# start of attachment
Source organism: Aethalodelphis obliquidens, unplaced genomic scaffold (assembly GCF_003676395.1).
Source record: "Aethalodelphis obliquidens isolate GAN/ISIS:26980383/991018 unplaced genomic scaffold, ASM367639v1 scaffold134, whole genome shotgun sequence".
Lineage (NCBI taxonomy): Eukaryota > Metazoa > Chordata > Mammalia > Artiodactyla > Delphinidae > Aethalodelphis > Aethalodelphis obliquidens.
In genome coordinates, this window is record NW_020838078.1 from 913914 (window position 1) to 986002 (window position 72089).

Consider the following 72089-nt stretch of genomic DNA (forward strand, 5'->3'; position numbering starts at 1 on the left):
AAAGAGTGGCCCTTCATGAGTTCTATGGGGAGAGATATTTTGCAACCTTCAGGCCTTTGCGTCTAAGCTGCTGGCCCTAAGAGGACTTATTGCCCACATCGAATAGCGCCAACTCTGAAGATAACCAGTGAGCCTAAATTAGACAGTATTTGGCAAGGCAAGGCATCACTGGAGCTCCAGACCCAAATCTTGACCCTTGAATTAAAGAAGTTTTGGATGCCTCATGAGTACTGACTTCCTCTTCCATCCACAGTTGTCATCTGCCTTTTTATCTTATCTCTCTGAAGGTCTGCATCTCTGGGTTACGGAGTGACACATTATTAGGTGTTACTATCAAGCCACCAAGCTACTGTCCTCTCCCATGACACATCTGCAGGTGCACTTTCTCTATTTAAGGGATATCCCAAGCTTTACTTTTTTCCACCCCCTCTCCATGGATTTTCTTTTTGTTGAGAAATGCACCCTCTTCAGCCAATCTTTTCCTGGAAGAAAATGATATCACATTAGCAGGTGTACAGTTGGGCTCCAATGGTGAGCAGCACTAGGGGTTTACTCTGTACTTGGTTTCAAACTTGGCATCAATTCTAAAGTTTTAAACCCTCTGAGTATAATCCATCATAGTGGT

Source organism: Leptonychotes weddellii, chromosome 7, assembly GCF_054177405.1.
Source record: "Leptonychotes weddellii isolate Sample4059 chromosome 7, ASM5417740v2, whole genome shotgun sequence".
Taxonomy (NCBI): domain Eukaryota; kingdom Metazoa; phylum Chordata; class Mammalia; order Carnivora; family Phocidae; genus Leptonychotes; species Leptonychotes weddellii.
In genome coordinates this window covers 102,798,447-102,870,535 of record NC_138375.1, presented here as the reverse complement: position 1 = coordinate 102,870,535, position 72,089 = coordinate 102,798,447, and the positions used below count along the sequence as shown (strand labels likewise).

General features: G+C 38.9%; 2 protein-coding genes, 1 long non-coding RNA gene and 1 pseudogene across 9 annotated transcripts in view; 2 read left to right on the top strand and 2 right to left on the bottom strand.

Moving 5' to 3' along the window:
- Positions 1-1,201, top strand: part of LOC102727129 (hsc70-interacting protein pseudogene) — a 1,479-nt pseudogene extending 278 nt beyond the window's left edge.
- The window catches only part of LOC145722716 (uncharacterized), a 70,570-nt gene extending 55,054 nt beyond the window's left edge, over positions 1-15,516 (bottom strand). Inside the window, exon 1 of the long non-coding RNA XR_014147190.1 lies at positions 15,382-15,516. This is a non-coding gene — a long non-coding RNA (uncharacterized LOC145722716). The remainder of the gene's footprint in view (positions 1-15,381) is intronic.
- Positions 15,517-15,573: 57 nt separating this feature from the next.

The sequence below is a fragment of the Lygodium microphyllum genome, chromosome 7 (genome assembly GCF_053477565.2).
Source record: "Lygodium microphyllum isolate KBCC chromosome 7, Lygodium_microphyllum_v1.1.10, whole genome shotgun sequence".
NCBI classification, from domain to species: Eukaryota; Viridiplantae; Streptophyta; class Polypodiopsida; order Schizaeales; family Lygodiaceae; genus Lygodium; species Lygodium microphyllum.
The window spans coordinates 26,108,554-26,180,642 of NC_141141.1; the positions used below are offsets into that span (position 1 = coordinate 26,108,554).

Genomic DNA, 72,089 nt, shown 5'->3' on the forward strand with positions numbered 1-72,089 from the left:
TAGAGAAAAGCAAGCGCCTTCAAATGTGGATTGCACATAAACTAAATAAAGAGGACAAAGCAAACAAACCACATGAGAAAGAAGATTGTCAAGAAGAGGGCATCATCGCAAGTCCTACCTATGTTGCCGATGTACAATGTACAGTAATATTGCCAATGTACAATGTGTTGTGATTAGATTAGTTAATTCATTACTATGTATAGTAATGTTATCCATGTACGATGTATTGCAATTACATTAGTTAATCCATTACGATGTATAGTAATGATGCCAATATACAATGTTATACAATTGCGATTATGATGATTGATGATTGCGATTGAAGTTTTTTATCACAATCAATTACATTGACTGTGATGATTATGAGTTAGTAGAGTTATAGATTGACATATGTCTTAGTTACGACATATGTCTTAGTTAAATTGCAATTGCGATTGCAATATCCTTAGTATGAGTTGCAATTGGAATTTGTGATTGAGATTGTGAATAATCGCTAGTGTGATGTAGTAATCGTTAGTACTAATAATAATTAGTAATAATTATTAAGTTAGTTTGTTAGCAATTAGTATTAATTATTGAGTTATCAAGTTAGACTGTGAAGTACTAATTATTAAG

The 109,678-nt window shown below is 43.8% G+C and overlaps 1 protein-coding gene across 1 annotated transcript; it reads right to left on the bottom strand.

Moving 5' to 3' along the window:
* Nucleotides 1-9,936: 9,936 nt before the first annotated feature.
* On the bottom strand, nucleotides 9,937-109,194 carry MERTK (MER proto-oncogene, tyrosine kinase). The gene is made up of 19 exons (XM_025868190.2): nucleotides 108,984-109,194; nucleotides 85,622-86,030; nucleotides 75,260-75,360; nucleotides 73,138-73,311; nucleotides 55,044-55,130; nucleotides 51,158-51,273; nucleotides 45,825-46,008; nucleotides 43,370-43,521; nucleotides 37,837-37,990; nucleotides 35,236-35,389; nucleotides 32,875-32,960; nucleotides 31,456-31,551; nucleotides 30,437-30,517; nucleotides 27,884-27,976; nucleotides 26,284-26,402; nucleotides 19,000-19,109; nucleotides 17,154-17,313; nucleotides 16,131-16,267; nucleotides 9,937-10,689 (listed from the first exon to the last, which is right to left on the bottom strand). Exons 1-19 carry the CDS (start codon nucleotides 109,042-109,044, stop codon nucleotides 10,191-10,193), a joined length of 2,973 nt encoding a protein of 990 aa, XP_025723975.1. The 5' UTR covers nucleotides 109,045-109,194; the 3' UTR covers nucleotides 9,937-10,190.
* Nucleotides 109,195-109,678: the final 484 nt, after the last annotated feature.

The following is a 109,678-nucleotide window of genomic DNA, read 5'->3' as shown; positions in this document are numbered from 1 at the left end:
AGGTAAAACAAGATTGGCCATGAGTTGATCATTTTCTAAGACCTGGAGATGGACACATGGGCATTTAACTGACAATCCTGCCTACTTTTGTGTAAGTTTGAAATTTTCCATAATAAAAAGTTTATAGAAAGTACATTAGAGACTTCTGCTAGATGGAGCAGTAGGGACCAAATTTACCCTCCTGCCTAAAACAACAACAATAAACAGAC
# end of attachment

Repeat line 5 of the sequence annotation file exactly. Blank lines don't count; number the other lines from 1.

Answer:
Consider the following 72089-nt stretch of genomic DNA (forward strand, 5'->3'; position numbering starts at 1 on the left):